Historically, HMRC has generally accepted that either method of collecting the tax charge is valid, as long as it is followed consistently. Follow Please login to follow content. A corporate pension plan is a formal arrangement between a company Skip to main content. This change should help companies with very volatile share prices that offer their employees substantial share options as part of their remuneration package. Additionally, employers may also make elections covering options granted to their employees where the share option gain is made after 19 May but before the election is made provided that the election is made by the 27 October Under a typical Share Option Plan, an employee is granted an option to acquire a specified number of shares, say, three years later at the share price at the date of grant.
Generally, income tax and primary (employee’s) national insurance contributions (primary NICs) are payable by an employee on the exercise of an unapproved share option. In certain circumstances.
Any increase in the share price after the grant date is exempt from income tax and NICs. It cannot be used by companies in certain sectors, such as land dealing, farming, leasing, banking, ship building and coal and steel production. Nil-Cost and Nominal-Cost Options. While traditionally the exercise price of an option has been the same as the share price at the grant date, some companies have granted Nil-Cost Options with a zero exercise price or Nominal-Cost Options with the exercise price equal to the par value of a share as an alternative to Performance Share awards.
These can give employees more choice about the time when the option is exercised and, therefore, when the income tax charge is triggered. However, on exercise the employee does not pay any exercise price but receives an amount equivalent to the gain, either in shares or in cash.
This should be evidenced in writing. Under the joint election route, the employee and employer must enter into a joint election prior to the secondary NICs liability arising.
The form of the joint election requires prior approval by HMRC. The approval process takes ten working days fast track or four weeks standard timescale. Employers may use one of the two templates set out on the HMRC web site or prepare their own draft.
Amongst other things, HMRC will want to be satisfied that there are appropriate arrangements in place to ensure that the secondary NICs are paid generally by the employee authorising the sale of sufficient shares. The joint election allows the liability for the secondary NICs to be transferred to the employee so that HMRC will not pursue the employer if it is not paid.
If in the course of an enquiry it becomes apparent that the form of election used has not been HMRC-approved, it may invalidate the election although this will depend on the facts of the case. Irrespective of which route is followed, the employee will be entitled to income tax relief on the amount of the secondary NICs payable. Following the relief, a higher rate taxpayer will have a combined NICs and income tax liability of Both routes are popular with companies wishing to reduce employment costs and plan for future NICs liabilities.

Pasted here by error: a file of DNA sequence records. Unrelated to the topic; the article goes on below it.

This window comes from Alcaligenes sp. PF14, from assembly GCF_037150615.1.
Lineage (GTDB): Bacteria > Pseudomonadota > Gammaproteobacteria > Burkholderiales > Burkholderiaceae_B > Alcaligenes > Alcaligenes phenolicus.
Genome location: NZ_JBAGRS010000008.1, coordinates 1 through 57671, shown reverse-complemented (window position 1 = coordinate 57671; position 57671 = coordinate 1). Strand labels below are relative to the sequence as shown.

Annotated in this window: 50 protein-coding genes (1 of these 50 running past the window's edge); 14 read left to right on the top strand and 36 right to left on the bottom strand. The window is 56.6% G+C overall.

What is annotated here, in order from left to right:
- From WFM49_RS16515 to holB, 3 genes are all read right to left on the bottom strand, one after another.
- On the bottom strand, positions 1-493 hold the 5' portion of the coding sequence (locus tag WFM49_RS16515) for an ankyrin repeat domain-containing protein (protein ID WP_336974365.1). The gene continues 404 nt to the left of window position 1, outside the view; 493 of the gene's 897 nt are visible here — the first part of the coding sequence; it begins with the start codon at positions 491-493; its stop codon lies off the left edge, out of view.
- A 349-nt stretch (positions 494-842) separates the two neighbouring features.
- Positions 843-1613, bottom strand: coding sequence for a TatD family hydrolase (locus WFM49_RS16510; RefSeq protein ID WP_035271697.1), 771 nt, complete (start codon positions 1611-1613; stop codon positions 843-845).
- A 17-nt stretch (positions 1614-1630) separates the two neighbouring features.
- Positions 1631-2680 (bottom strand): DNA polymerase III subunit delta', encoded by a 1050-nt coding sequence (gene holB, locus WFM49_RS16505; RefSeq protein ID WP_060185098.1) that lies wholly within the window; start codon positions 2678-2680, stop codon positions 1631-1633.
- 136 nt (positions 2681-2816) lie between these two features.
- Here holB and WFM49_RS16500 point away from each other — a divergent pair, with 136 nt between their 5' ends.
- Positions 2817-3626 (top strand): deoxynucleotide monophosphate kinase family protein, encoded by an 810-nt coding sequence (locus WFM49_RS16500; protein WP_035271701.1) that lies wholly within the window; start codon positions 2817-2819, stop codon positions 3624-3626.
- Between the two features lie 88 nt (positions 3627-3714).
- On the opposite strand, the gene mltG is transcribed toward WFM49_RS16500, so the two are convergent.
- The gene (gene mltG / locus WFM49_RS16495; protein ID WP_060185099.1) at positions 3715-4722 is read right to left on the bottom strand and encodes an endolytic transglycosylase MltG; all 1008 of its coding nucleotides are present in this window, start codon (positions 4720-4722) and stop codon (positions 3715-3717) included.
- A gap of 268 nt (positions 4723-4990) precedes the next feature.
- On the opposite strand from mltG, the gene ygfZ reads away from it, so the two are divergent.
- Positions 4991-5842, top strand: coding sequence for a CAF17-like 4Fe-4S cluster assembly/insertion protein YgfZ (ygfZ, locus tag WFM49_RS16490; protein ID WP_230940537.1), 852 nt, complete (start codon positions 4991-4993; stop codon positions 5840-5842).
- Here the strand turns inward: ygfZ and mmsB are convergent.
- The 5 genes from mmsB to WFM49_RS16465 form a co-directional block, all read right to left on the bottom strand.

From a practical perspective:. If you have a direct financial interest in your employer that goes beyond a smile salary, you will be more incentivised to make the business a success.
Larger companies can utilise the various schemes to attract high-quality staff, and for smaller employers or start-ups, they are a useful and potentially more rewarding financial recompense than unaffordable fixed salaries. Some share schemes can also be more focused by being linked to individual or company-wide performance.
Employees under these schemes will usually be taxed, and pay National Insurance Contributions NIC on the market value of any shares given to them by their employer, as if it was part of their earnings. Participants are awarded shares now rather than being granted options that would entitle them to acquire shares in the future.
Any dividends payable on the shares in the SIP can also be reinvested in further shares, known as dividend shares. These schemes are designed to help small, higher risk companies recruit and retain employees by offering them tax-beneficial share options. Each option entitles the employee to acquire shares at a future date, at an agreed price at the date of the grant.
If the value of the shares rises between the option and exercise dates, then you will clearly benefit.
Employment law- Share and stock options
As an employer, you can legally agree with employees to transfer your National Insurance contributions liability to them on certain shares and share options. This is known as a joint National. Cookies on Pinsent Masons website. which transfers the liability for employer's National Insurance contributions (NICs) from the employer to the employee. employers may also make elections covering options granted to their employees where the share option gain is made after 19 May but before the election is made provided . Unapproved share options are subject to income tax and (usually) national insurance contributions (NICs) on the gain at the exercise date. Company Share Option Plans (CSOPs) are tax-efficient share option schemes, which allow for share options to be granted over shares worth up to £30, to each individual.